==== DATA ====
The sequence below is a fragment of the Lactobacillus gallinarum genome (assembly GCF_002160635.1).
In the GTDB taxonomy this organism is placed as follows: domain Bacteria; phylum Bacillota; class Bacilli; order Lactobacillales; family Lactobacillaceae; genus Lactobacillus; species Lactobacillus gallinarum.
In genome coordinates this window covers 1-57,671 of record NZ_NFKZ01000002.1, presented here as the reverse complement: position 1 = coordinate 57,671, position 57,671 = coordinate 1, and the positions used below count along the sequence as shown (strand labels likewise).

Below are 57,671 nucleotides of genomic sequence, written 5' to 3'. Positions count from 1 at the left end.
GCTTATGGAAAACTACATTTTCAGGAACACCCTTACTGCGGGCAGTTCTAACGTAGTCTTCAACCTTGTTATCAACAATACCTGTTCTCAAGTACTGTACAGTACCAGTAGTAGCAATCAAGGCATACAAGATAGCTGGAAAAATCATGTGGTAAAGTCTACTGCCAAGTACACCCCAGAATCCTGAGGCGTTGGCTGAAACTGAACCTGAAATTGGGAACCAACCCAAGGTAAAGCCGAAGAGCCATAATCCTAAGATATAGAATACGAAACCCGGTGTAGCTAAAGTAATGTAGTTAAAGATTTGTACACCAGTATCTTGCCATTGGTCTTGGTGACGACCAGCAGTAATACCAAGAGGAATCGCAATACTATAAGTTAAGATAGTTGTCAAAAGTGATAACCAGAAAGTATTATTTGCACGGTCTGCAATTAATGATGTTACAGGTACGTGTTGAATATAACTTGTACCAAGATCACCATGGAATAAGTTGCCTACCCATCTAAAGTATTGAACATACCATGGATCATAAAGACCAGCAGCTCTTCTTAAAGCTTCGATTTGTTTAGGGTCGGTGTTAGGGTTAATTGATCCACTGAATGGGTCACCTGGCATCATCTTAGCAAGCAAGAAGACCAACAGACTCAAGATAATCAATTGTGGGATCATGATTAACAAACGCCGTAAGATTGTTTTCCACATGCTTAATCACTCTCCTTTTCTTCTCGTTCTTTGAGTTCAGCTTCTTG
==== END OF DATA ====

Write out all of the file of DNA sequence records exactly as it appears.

The sequence below is a fragment of the Lactobacillus gallinarum genome (assembly GCF_002160635.1).
In the GTDB taxonomy this organism is placed as follows: domain Bacteria; phylum Bacillota; class Bacilli; order Lactobacillales; family Lactobacillaceae; genus Lactobacillus; species Lactobacillus gallinarum.
In genome coordinates this window covers 1-57,671 of record NZ_NFKZ01000002.1, presented here as the reverse complement: position 1 = coordinate 57,671, position 57,671 = coordinate 1, and the positions used below count along the sequence as shown (strand labels likewise).

Below are 57,671 nucleotides of genomic sequence, written 5' to 3'. Positions count from 1 at the left end.
GCTTATGGAAAACTACATTTTCAGGAACACCCTTACTGCGGGCAGTTCTAACGTAGTCTTCAACCTTGTTATCAACAATACCTGTTCTCAAGTACTGTACAGTACCAGTAGTAGCAATCAAGGCATACAAGATAGCTGGAAAAATCATGTGGTAAAGTCTACTGCCAAGTACACCCCAGAATCCTGAGGCGTTGGCTGAAACTGAACCTGAAATTGGGAACCAACCCAAGGTAAAGCCGAAGAGCCATAATCCTAAGATATAGAATACGAAACCCGGTGTAGCTAAAGTAATGTAGTTAAAGATTTGTACACCAGTATCTTGCCATTGGTCTTGGTGACGACCAGCAGTAATACCAAGAGGAATCGCAATACTATAAGTTAAGATAGTTGTCAAAAGTGATAACCAGAAAGTATTATTTGCACGGTCTGCAATTAATGATGTTACAGGTACGTGTTGAATATAACTTGTACCAAGATCACCATGGAATAAGTTGCCTACCCATCTAAAGTATTGAACATACCATGGATCATAAAGACCAGCAGCTCTTCTTAAAGCTTCGATTTGTTTAGGGTCGGTGTTAGGGTTAATTGATCCACTGAATGGGTCACCTGGCATCATCTTAGCAAGCAAGAAGACCAACAGACTCAAGATAATCAATTGTGGGATCATGATTAACAAACGCCGTAAGATTGTTTTCCACATGCTTAATCACTCTCCTTTTCTTCTCGTTCTTTGAGTTCAGCTTCTTG